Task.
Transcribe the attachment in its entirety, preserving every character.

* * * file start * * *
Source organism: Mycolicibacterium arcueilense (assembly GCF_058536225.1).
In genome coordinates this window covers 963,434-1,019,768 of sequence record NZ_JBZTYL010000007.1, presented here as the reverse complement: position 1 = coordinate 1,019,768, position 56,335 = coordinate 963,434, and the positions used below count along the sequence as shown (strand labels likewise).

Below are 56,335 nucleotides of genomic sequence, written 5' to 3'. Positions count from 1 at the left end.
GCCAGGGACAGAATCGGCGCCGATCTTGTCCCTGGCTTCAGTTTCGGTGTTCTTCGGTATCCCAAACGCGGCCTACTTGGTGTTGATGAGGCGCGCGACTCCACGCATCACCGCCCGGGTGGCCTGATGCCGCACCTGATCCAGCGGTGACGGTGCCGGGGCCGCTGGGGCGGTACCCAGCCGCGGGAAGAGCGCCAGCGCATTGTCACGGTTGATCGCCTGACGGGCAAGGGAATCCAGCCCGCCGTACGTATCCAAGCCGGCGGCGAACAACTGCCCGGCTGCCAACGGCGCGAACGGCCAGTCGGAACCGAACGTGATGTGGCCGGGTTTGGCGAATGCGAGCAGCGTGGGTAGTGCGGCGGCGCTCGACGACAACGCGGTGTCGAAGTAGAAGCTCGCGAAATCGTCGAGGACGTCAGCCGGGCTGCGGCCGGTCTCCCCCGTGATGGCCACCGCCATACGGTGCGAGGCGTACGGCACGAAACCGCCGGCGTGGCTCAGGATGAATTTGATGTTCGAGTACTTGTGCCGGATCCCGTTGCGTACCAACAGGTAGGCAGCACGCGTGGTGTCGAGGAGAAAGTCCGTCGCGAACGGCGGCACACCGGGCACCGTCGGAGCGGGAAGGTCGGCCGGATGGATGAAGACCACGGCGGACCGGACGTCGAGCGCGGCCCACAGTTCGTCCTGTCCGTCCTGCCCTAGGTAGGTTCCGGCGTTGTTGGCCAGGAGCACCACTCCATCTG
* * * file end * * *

Source organism: Mycolicibacterium arcueilense (assembly GCF_058536225.1).
In genome coordinates this window covers 963,434-1,019,768 of sequence record NZ_JBZTYL010000007.1, presented here as the reverse complement: position 1 = coordinate 1,019,768, position 56,335 = coordinate 963,434, and the positions used below count along the sequence as shown (strand labels likewise).

Below are 56,335 nucleotides of genomic sequence, written 5' to 3'. Positions count from 1 at the left end.
GCCAGGGACAGAATCGGCGCCGATCTTGTCCCTGGCTTCAGTTTCGGTGTTCTTCGGTATCCCAAACGCGGCCTACTTGGTGTTGATGAGGCGCGCGACTCCACGCATCACCGCCCGGGTGGCCTGATGCCGCACCTGATCCAGCGGTGACGGTGCCGGGGCCGCTGGGGCGGTACCCAGCCGCGGGAAGAGCGCCAGCGCATTGTCACGGTTGATCGCCTGACGGGCAAGGGAATCCAGCCCGCCGTACGTATCCAAGCCGGCGGCGAACAACTGCCCGGCTGCCAACGGCGCGAACGGCCAGTCGGAACCGAACGTGATGTGGCCGGGTTTGGCGAATGCGAGCAGCGTGGGTAGTGCGGCGGCGCTCGACGACAACGCGGTGTCGAAGTAGAAGCTCGCGAAATCGTCGAGGACGTCAGCCGGGCTGCGGCCGGTCTCCCCCGTGATGGCCACCGCCATACGGTGCGAGGCGTACGGCACGAAACCGCCGGCGTGGCTCAGGATGAATTTGATGTTCGAGTACTTGTGCCGGATCCCGTTGCGTACCAACAGGTAGGCAGCACGCGTGGTGTCGAGGAGAAAGTCCGTCGCGAACGGCGGCACACCGGGCACCGTCGGAGCGGGAAGGTCGGCCGGATGGATGAAGACCACGGCGGACCGGACGTCGAGCGCGGCCCACAGTTCGTCCTGTCCGTCCTGCCCTAGGTAGGTTCCGGCGTTGTTGGCCAGGAGCACCACTCCATCTG